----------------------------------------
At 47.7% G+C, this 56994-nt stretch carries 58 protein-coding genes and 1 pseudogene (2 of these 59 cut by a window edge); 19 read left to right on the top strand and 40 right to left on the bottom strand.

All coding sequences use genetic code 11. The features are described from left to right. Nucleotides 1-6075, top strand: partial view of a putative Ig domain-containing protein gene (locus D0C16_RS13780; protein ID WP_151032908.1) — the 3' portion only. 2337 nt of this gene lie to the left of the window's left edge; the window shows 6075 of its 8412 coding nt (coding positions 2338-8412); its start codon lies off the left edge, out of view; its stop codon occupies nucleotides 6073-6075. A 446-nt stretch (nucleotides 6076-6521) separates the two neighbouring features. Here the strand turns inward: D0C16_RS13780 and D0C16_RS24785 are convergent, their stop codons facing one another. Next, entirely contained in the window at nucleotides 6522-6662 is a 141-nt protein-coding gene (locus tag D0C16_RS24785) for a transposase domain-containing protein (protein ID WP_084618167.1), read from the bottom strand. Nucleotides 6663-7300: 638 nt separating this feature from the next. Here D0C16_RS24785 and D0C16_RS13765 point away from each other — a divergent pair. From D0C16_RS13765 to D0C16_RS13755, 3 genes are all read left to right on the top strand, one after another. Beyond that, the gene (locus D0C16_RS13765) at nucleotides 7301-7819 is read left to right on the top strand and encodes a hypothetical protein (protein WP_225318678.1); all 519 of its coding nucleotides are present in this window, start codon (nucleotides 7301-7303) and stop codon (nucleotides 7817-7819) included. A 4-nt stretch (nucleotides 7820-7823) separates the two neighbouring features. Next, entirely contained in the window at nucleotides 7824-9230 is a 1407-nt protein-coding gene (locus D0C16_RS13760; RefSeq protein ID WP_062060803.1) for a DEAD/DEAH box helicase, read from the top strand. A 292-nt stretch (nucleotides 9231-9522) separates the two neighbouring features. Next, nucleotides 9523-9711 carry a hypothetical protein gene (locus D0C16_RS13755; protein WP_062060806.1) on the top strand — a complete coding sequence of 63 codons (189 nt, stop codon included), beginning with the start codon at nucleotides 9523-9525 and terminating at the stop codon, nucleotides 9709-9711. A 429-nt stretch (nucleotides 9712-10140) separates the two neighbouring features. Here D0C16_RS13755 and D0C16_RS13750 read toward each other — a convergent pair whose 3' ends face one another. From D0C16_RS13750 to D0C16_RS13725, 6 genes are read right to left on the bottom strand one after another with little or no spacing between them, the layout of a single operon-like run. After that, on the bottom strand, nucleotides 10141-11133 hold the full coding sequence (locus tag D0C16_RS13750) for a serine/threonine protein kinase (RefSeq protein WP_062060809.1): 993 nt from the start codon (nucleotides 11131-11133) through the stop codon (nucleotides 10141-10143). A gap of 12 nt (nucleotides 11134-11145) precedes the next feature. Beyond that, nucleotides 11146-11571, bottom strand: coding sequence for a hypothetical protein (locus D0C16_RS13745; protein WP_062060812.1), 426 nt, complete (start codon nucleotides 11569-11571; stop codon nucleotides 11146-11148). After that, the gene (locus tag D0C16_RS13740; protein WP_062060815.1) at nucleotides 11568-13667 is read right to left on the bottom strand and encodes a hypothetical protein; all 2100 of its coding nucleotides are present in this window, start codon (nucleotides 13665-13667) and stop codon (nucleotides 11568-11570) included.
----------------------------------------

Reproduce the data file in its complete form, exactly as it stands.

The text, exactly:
At 47.7% G+C, this 56994-nt stretch carries 58 protein-coding genes and 1 pseudogene (2 of these 59 cut by a window edge); 19 read left to right on the top strand and 40 right to left on the bottom strand.

All coding sequences use genetic code 11. The features are described from left to right. Nucleotides 1-6075, top strand: partial view of a putative Ig domain-containing protein gene (locus D0C16_RS13780; protein ID WP_151032908.1) — the 3' portion only. 2337 nt of this gene lie to the left of the window's left edge; the window shows 6075 of its 8412 coding nt (coding positions 2338-8412); its start codon lies off the left edge, out of view; its stop codon occupies nucleotides 6073-6075. A 446-nt stretch (nucleotides 6076-6521) separates the two neighbouring features. Here the strand turns inward: D0C16_RS13780 and D0C16_RS24785 are convergent, their stop codons facing one another. Next, entirely contained in the window at nucleotides 6522-6662 is a 141-nt protein-coding gene (locus tag D0C16_RS24785) for a transposase domain-containing protein (protein ID WP_084618167.1), read from the bottom strand. Nucleotides 6663-7300: 638 nt separating this feature from the next. Here D0C16_RS24785 and D0C16_RS13765 point away from each other — a divergent pair. From D0C16_RS13765 to D0C16_RS13755, 3 genes are all read left to right on the top strand, one after another. Beyond that, the gene (locus D0C16_RS13765) at nucleotides 7301-7819 is read left to right on the top strand and encodes a hypothetical protein (protein WP_225318678.1); all 519 of its coding nucleotides are present in this window, start codon (nucleotides 7301-7303) and stop codon (nucleotides 7817-7819) included. A 4-nt stretch (nucleotides 7820-7823) separates the two neighbouring features. Next, entirely contained in the window at nucleotides 7824-9230 is a 1407-nt protein-coding gene (locus D0C16_RS13760; RefSeq protein ID WP_062060803.1) for a DEAD/DEAH box helicase, read from the top strand. A 292-nt stretch (nucleotides 9231-9522) separates the two neighbouring features. Next, nucleotides 9523-9711 carry a hypothetical protein gene (locus D0C16_RS13755; protein WP_062060806.1) on the top strand — a complete coding sequence of 63 codons (189 nt, stop codon included), beginning with the start codon at nucleotides 9523-9525 and terminating at the stop codon, nucleotides 9709-9711. A 429-nt stretch (nucleotides 9712-10140) separates the two neighbouring features. Here D0C16_RS13755 and D0C16_RS13750 read toward each other — a convergent pair whose 3' ends face one another. From D0C16_RS13750 to D0C16_RS13725, 6 genes are read right to left on the bottom strand one after another with little or no spacing between them, the layout of a single operon-like run. After that, on the bottom strand, nucleotides 10141-11133 hold the full coding sequence (locus tag D0C16_RS13750) for a serine/threonine protein kinase (RefSeq protein WP_062060809.1): 993 nt from the start codon (nucleotides 11131-11133) through the stop codon (nucleotides 10141-10143). A gap of 12 nt (nucleotides 11134-11145) precedes the next feature. Beyond that, nucleotides 11146-11571, bottom strand: coding sequence for a hypothetical protein (locus D0C16_RS13745; protein WP_062060812.1), 426 nt, complete (start codon nucleotides 11569-11571; stop codon nucleotides 11146-11148). After that, the gene (locus tag D0C16_RS13740; protein WP_062060815.1) at nucleotides 11568-13667 is read right to left on the bottom strand and encodes a hypothetical protein; all 2100 of its coding nucleotides are present in this window, start codon (nucleotides 13665-13667) and stop codon (nucleotides 11568-11570) included.